Tag Archives: hypertext

Remix: Part 1

Lawrence Lessig’s Remix: Making Art and Commerce Thrive in the Hybrid Economy strikes me as a work of common sense and unique humor. Lessig’s voice, unlike that of many other lawyers I’ve read, is not only accessible but also enjoyable. He’s persuasive and, at times, self-deprecating, which makes identifying with his points of view easy. His real-life examples are informative and always applicable to the point he’s making. In short, I really like Remix. Lessig is an example of an enlightened individual who possesses the language and the tact to make a case for legalizing and encouraging hypertextuality. I particularly like that he lives by the rules he discusses. I enjoyed his anecdote about his fear in reading the comments on his blog, and I greatly admire his willingness to keep that space one that is free and open. As a former reporter, I understand exactly how hard it can be to let yourself be flamed online by faceless entities because you have conviction about the greater good.

I’m excited that Lessig uses technology terms to frame his overarching analogy. I certainly find that RW and RO references help me separate the two competing cultures he’s discussing. I do wonder if there are instances where Lessig recognizes the situation as being more complicated than this simple pairing; I trust these will come out in the parts of the book I haven’t read yet. Assuming this, I hope Lessig will complicate these terms in the ways they deserve. I’m thinking of the dangers in conceptualizing art as RO. Even though the enlightened people like Lessig might conceive of something as RO, that doesn’t mean it isn’t RW in a more Sousian context. Just because we have technology doesn’t mean we’re obligated to use it or to view the world from a technologized perspective. On the other hand, in an increasingly RW world, that critique goes both ways.

All things said, this terminology also makes me wonder about the audience of this book. Although Lessig provides an explanation of the technologized roots of the RO/RW dichotomy, I suspect a footnote isn’t enough to get someone onboard who didn’t already know these terms. In other words, I think Lessig is probably preaching to the choir. Anyone who knows the difference between RO and RW is probably fairly likely to recognize the value of both and the empowerment of RW. For that matter, despite the fact that I agree with most of what Lessig has to say, this particular analogy is pretty slanted. After all, the only time anyone ever consciously recognizes that a file is RO is when they’re trying to change it and can’t. Many people, though, will see this analogy as neutral. My own bias is that I’ve been trained to look for the ways that technology is anything but neutral.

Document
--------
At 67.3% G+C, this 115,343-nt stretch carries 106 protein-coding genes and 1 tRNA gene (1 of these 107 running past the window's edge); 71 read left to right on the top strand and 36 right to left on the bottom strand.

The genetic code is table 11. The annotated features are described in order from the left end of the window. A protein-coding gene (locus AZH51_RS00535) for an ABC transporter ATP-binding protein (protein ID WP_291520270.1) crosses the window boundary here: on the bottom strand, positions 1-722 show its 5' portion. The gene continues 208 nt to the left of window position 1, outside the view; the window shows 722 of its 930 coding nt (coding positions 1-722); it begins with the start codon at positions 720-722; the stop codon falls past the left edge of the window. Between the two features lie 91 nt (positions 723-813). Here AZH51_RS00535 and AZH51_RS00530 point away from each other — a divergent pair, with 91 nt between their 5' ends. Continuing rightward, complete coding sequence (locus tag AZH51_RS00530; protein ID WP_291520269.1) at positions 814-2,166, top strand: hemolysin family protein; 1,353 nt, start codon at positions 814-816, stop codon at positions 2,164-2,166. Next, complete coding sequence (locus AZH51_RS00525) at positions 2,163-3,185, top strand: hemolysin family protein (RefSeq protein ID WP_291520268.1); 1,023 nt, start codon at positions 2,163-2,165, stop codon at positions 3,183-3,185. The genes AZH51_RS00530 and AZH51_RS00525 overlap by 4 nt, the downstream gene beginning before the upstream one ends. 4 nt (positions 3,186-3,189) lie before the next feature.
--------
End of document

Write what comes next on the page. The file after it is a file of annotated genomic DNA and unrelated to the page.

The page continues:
I love that Lessig begins his book by framing it in terms of his state of mind before and after having children. Not only is this a point that will create driving force for his audience, but it calls into focus the often-overlooked reality that our children will actually think differently because of their exposure to technology. This, like all else, is a dynamic that was/is resisted at first. I remember bringing my Pokemon to school. At that time, 10 years ago, there were about three other kids who understood the empowering possibilities of this game. The others made fun of us, even though it was clear they were interested. But they were too caught up in the “American” perspective of, as Lessig says, “Here’s something, buy it” rather than “Here’s something, do something with it” (79). In this case, I was an early adopter. Remix is coming, and basic change in how future generations think is coming with it. To use George Lakoff’s scholarship about conceptual metaphors as a frame, the neural pathways and structure of a modern child’s brain are very different from the structures of the brain of a child 20 years ago.